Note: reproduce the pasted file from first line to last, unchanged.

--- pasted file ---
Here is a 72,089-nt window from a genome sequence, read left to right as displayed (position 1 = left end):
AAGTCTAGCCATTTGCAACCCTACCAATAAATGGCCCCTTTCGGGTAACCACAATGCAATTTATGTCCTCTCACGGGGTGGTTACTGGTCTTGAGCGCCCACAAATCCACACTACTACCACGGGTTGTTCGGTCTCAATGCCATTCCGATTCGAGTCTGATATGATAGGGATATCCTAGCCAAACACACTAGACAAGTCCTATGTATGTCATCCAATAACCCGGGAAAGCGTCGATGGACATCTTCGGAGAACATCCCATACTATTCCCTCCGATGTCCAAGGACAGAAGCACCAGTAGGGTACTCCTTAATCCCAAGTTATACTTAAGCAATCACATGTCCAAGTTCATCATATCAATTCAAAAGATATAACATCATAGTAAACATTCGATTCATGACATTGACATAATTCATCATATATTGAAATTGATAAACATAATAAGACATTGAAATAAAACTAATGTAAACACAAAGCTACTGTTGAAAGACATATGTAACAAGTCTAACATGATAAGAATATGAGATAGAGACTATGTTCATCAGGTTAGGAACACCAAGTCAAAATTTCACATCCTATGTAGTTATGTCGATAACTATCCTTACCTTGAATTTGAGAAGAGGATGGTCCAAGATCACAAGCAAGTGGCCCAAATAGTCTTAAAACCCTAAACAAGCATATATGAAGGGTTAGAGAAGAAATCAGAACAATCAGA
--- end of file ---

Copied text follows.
Here is a 72,089-nt window from a genome sequence, read left to right as displayed (position 1 = left end):
AAGTCTAGCCATTTGCAACCCTACCAATAAATGGCCCCTTTCGGGTAACCACAATGCAATTTATGTCCTCTCACGGGGTGGTTACTGGTCTTGAGCGCCCACAAATCCACACTACTACCACGGGTTGTTCGGTCTCAATGCCATTCCGATTCGAGTCTGATATGATAGGGATATCCTAGCCAAACACACTAGACAAGTCCTATGTATGTCATCCAATAACCCGGGAAAGCGTCGATGGACATCTTCGGAGAACATCCCATACTATTCCCTCCGATGTCCAAGGACAGAAGCACCAGTAGGGTACTCCTTAATCCCAAGTTATACTTAAGCAATCACATGTCCAAGTTCATCATATCAATTCAAAAGATATAACATCATAGTAAACATTCGATTCATGACATTGACATAATTCATCATATATTGAAATTGATAAACATAATAAGACATTGAAATAAAACTAATGTAAACACAAAGCTACTGTTGAAAGACATATGTAACAAGTCTAACATGATAAGAATATGAGATAGAGACTATGTTCATCAGGTTAGGAACACCAAGTCAAAATTTCACATCCTATGTAGTTATGTCGATAACTATCCTTACCTTGAATTTGAGAAGAGGATGGTCCAAGATCACAAGCAAGTGGCCCAAATAGTCTTAAAACCCTAAACAAGCATATATGAAGGGTTAGAGAAGAAATCAGAACAATCAGA